• Ionisation isomerism: This form of isomerism arises when the counter ion in a complex salt is itself a potential ligand and can displace a ligand which can then become the counter ion.
    • Examples: [Co(NH3)5Br] SO4 and [Co(NH3)5 SO4] Br
    • Solvate isomerism: It is isomerism in which the solvent is involved as the ligand. If the solvent is water, then it is called hydrate isomerism.
    • Example: [Cr(H2O)6]Cl3 and [CrCl2(H2O)4] Cl2.2H2O
    • Linkage isomerism: Linkage isomerism arises in a coordination compound containing an ambidentate ligand. In the isomerism, a ligand can form linkage with metal through different atoms.
    • Examples: [Co(NH3)5ONO]Cl2 and [Co(NH3)5NO2]Cl2
    • Coordination isomerism: This type of isomerism arises from the interchange of ligands between cationic and anionic entities of different metal ions present in a complex. Examples: [Co(NH3)6][Cr(C2O4)3] and [Cr(NH3)6][Co(C2O4)3]
  • Stereoisomerism: This type of isomerism arises because of different spatial arrangement.
    • Geometrical isomerism: It arises in heteroleptic complexes due to different possible geometrical arrangements of ligands.
    • Optical isomerism:Optical isomers are those isomers which are non-superimposable mirror images.
  • Valence bond theory:
    According to this theory, the metal atom or ion under the influence of ligands can use its (n − 1)d, ns, np or ns, np or nd orbitals for hybridisation to yield a set of equivalent orbitals of definite geometry such as octahedral, tetrahedral and square planar.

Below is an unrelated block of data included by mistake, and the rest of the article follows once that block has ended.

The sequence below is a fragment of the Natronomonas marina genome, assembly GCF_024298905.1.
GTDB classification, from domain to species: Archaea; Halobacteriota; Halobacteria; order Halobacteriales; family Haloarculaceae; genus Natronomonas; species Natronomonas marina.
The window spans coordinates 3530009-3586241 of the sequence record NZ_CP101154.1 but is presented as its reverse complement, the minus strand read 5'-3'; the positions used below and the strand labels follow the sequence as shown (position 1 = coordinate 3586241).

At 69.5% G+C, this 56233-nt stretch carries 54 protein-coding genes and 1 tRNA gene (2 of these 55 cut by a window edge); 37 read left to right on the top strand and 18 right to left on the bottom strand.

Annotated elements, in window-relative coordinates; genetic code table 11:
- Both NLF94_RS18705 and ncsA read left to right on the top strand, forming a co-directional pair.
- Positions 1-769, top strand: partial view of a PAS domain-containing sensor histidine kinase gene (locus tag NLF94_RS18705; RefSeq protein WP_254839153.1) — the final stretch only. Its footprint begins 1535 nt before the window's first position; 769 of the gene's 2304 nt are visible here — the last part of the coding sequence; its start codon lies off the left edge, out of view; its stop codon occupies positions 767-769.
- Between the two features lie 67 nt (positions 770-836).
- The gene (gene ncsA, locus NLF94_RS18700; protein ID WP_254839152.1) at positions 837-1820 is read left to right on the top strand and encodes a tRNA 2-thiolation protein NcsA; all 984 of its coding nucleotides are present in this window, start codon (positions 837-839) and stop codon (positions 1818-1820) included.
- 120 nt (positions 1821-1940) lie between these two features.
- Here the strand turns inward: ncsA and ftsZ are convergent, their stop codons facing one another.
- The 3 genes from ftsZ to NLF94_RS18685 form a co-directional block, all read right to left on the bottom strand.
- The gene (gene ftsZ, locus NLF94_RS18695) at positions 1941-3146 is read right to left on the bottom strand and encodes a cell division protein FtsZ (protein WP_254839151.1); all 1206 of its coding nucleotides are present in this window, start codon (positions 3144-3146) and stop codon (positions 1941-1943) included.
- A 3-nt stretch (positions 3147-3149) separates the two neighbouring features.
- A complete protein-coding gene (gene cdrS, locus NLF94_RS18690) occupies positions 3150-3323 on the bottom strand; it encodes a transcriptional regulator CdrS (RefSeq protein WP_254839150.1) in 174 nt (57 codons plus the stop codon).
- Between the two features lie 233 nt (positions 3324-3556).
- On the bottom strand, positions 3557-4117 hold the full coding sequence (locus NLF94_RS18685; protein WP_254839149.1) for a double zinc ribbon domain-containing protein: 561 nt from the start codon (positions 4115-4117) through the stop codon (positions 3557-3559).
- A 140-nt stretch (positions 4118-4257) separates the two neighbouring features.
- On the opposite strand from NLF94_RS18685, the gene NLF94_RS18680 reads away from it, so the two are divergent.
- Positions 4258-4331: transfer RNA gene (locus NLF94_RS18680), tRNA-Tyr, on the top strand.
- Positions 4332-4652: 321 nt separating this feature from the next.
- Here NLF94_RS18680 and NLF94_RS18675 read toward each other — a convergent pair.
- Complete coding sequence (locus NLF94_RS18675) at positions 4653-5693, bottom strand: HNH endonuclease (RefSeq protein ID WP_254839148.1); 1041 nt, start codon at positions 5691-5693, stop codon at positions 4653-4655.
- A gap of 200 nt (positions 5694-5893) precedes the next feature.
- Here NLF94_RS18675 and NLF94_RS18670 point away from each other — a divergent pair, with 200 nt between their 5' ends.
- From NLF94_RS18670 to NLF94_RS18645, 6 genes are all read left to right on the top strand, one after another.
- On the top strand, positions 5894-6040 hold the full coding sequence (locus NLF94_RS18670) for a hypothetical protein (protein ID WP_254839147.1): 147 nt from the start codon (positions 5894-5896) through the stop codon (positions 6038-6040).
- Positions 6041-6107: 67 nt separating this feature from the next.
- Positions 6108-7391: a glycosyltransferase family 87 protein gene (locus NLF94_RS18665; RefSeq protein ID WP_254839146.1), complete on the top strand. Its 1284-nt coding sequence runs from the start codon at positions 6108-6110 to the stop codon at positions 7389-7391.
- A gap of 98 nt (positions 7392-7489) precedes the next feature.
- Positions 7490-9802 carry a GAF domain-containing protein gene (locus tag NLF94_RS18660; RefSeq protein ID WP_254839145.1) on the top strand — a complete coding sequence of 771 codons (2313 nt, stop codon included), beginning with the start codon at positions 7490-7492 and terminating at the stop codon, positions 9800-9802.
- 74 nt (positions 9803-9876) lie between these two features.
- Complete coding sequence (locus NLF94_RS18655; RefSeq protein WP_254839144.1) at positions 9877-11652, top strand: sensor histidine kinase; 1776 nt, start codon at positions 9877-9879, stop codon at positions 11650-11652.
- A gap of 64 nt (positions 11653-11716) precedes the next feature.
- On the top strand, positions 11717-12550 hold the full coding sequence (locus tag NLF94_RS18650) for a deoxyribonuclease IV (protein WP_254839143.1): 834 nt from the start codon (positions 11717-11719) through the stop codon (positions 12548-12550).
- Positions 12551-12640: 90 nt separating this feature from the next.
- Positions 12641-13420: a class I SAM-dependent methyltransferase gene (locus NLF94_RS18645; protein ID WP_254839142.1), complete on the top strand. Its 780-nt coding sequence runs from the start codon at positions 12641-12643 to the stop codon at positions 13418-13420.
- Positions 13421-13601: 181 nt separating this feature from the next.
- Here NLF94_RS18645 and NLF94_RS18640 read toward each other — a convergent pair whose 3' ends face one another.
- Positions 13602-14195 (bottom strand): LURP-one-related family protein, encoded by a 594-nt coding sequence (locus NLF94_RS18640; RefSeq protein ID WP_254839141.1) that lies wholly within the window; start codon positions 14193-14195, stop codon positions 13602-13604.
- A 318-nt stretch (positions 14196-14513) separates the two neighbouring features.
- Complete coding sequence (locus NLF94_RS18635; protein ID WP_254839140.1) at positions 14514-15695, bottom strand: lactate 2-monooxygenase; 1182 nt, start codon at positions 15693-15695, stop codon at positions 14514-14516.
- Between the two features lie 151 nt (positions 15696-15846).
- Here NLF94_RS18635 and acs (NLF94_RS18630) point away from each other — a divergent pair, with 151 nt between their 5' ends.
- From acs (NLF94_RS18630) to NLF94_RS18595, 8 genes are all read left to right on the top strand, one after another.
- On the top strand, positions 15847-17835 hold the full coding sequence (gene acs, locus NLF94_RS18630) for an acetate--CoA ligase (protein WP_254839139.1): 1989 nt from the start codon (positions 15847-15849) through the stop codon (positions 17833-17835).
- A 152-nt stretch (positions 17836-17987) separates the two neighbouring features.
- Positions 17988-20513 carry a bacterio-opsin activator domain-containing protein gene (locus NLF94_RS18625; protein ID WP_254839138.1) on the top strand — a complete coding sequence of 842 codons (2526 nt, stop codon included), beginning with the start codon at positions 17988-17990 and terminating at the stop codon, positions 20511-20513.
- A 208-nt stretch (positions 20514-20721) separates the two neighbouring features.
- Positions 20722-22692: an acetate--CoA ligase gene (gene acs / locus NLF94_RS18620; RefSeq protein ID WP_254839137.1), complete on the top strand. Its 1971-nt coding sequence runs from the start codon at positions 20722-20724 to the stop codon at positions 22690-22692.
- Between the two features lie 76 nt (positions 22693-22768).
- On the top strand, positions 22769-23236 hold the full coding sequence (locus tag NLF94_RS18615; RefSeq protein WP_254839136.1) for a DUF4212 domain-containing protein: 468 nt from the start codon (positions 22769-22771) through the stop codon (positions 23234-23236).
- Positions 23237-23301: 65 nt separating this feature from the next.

These hybridised orbitals are allowed to overlap with ligand orbitals which can donate electron pairs for bonding.

Coordination number

Type of hybridisation

Distribution of hybrid orbitals in space

4

sp3

Tetrahedral

4

dsp2

Square planar

5

sp3d

Trigonal bipyramidal

6

sp3d2 (nd orbitals are involved; outer orbital complex or high-spin or spin-free complex)

Octahedral

6

d2sp3 [(n − 1)d orbitals are involved; inner orbital complex or low-spin or spin-paired complex]

Octahedral

 
 
  • Magnetic properties of coordination compounds: A coordination compound is paramagnetic in nature if it has unpaired electrons and diamagnetic if all the electrons in the coordination compound are paired.
    Magnetic moment ,begin mathsize 12px style straight mu equals square root of straight n left parenthesis straight n plus 2 right parenthesis end root end style where n is the number of unpaired electrons.
  • Crystal Field Theory: It assumes the ligands to be point charges and there is an electrostatic force of attraction between ligands and the metal atom or ion. It is a theoretical assumption.

  • Crystal field splitting in octahedral coordination complexes

 

 
  • Crystal field splitting in tetrahedral coordination complexes
  • For the same metal, the same ligands and metal–ligand distances, the difference in energy between eg and t2g level is begin mathsize 12px style increment subscript straight t equals 4 over 9 increment subscript straight o end style
 
  • Metal carbonyls: Metal carbonyls are homoleptic complexes in which carbon monoxide (CO) acts as the ligand. Example: Ni(CO)4
    The metal–carbon bond in metal carbonyls possesses both characters. The metal–carbon bond in metal carbonyls possess both s and p characters. The M–C σ bond is formed by the donation of a lone pair of electrons from the carbonyl carbon into a vacant orbital of the metal. The M–C Π bond is formed by the donation of a pair of electrons from a filled d orbital of metal into the vacant anti-bonding Π* orbital of carbon monoxide. The metal to ligand bonding creates a synergic effect which strengthens the bond between CO and the metal.